Barry Goldsmith – Washington, D.C. (202- 955-8580, [email protected])
John H. Sturc
– Washington, D.C. (202-955-8243, [email protected])
Alan Bannister – New York (212-351-2310, [email protected])
Adam H. Offenhartz – New York (212-351-3808, [email protected])

Financial Institutions Law Expertise
Chuck Muckenfuss – Washington, D.C. (202- 955-8514, [email protected])
Christopher Bellini – Washington, D.C. (202- 887-3693, [email protected])
Amy Rudnick – Washington, D.C. (202-955-8210, [email protected])

Corporate Expertise
Howard Adler – Washington, D.C. (202- 955-8589, [email protected])
Richard Russo – Denver (303- 298-5715, [email protected])
Dennis Friedman – New York (212- 351-3900, [email protected])
Stephanie Tsacoumis – Washington, D.C. (202-955-8277, [email protected])
Robert Cunningham – New York (212-351-2308, [email protected])
Joerg Esdorn – New York (212-351-3851, [email protected])
Stewart McDowell – San Francisco (415-393-8322, [email protected])
C. William Thomas, Jr.
– Washington, D.C. (202-887-3735, [email protected])

Private Equity Expertise
E. Michael Greaney – New York (212-351-4065, [email protected])

Private Investment Funds Expertise
Edward Sopher – New York (212-351-3918, [email protected])

Real Estate Expertise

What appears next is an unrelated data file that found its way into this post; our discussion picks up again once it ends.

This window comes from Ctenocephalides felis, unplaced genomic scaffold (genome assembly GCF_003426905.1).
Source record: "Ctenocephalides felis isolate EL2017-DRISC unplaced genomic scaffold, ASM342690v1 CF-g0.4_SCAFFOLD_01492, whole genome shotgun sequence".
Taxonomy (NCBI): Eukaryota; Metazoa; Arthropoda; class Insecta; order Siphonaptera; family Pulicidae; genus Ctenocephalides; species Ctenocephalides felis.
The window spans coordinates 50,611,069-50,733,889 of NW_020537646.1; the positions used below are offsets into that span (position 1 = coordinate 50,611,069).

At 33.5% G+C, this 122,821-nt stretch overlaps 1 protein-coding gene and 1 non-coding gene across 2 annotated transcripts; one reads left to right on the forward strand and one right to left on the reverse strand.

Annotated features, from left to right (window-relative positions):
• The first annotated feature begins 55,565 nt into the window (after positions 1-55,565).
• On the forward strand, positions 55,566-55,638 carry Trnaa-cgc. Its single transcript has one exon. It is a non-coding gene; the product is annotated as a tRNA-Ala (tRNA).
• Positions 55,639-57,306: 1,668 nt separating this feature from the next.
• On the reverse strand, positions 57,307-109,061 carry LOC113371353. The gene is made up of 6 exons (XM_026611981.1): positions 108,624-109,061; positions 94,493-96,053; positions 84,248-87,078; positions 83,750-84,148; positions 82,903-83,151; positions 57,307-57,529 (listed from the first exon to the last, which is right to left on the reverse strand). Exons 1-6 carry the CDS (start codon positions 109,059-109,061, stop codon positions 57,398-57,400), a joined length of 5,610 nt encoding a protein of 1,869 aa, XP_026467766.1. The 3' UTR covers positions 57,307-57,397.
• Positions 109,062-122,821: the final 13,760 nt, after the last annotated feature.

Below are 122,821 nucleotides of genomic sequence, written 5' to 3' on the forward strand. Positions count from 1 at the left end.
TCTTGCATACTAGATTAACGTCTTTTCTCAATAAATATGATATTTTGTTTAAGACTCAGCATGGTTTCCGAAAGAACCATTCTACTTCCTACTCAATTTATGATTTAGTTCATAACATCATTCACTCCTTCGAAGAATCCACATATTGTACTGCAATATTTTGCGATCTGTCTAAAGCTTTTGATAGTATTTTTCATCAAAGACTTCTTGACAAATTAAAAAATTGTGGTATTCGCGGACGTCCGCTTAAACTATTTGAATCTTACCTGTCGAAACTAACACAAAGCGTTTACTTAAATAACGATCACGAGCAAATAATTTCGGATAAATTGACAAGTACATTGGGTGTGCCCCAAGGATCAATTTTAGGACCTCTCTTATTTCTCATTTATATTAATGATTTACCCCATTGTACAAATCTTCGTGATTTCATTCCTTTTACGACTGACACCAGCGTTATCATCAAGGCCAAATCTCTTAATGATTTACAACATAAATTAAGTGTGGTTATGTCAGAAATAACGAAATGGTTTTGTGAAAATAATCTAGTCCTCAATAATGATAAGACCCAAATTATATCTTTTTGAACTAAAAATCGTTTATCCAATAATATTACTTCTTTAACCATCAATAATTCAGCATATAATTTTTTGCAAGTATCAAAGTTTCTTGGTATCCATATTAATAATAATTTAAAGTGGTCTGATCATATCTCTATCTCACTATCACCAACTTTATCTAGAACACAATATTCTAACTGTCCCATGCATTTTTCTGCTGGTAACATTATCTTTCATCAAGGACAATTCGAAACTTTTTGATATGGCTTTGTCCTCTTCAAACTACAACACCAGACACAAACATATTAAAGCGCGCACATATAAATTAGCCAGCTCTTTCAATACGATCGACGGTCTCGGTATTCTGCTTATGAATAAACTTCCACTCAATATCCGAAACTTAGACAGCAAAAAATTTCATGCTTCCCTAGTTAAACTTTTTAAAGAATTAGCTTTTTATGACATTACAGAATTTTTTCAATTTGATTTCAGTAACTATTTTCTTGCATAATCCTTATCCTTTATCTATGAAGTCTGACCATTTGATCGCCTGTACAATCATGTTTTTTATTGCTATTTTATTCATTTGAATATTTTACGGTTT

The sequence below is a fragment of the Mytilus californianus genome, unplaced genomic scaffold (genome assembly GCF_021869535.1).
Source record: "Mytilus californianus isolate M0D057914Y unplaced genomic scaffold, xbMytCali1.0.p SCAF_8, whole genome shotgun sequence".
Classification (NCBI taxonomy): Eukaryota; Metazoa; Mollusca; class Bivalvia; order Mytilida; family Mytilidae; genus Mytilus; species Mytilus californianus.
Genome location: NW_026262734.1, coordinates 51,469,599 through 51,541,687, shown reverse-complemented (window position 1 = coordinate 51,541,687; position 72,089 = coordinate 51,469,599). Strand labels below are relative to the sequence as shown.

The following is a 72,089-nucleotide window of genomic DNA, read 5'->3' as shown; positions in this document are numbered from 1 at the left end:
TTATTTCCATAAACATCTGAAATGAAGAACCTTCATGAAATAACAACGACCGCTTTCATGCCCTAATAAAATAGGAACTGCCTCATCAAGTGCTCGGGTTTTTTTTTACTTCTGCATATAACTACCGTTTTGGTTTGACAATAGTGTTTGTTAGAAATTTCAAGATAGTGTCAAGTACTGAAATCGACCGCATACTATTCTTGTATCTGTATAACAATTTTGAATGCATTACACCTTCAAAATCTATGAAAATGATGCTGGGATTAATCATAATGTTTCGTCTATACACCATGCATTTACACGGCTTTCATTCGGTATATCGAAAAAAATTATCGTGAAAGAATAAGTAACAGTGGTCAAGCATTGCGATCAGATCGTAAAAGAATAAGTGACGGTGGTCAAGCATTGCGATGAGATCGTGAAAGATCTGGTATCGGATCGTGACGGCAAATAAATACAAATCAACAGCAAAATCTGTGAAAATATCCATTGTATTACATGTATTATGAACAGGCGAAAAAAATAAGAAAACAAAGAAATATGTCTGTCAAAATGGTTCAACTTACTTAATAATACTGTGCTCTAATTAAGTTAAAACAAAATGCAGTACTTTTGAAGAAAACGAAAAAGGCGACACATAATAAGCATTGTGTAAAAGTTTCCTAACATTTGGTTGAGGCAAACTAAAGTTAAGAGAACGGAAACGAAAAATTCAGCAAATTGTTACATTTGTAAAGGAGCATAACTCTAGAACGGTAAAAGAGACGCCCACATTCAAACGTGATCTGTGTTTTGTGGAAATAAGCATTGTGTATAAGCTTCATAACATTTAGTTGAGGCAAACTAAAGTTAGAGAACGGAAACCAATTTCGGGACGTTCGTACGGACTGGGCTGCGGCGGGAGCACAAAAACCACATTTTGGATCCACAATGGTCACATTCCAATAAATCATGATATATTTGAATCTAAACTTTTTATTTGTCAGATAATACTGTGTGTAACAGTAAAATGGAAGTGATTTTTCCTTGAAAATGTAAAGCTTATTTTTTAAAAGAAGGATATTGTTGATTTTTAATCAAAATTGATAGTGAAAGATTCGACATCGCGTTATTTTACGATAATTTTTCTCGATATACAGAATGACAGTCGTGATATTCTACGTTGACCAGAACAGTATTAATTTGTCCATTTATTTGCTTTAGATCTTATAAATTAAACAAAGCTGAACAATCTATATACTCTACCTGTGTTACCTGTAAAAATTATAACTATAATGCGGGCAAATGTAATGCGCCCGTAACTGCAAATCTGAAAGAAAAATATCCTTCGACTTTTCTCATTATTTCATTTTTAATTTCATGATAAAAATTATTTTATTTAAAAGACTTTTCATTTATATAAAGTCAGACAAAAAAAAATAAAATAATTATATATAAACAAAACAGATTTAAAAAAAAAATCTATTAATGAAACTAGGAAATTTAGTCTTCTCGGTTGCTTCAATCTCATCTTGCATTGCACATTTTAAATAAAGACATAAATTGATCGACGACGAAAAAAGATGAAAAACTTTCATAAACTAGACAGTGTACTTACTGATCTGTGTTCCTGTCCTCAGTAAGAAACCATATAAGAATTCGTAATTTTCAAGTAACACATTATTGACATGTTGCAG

Jesse Sharf – Century City (310-552-8512, [email protected])
Alan Samson – London (+44 20 7071 4222, [email protected])
Andrew Levy – New York (212-351-4037, [email protected])
Fred Pillon – San Francisco (415-393-8241, [email protected])
Dennis Arnold – Los Angeles (213-229-7864, [email protected])
Andrew Lance – New York (212-351-3871, [email protected])
Eric M. Feuerstein – New York (212-351-2323, [email protected])
David J. Furman – New York (212-351-3992, [email protected])

Crisis Management Expertise
Theodore J. Boutrous, Jr. – Los Angeles (213-229-7804, [email protected])

Bankruptcy Law Expertise
Michael Rosenthal – New York (212-351-3969, [email protected])
Oscar Garza – Orange County (949-451-3849, [email protected])
Craig H. Millet – Orange County (949-451-3986, [email protected])
Janet M. Weiss – New York (212-351-3988, [email protected])

Tax Law Expertise
Arthur D. Pasternak – Washington, D.C. (202-955-8582, [email protected])
Paul Issler – Los Angeles (213-229-7763, [email protected])

Executive and Incentive Compensation Expertise
Stephen W. Fackler – Palo Alto (650-849-5385, [email protected])
Michael J. Collins – Washington, D.C. (202-887-3551, [email protected])
Sean C. Feller – Los Angeles (213-229-7579, [email protected])
Amber Busuttil Mullen – Los Angeles (213-229-7023, [email protected]

© 2008 Gibson, Dunn & Crutcher LLP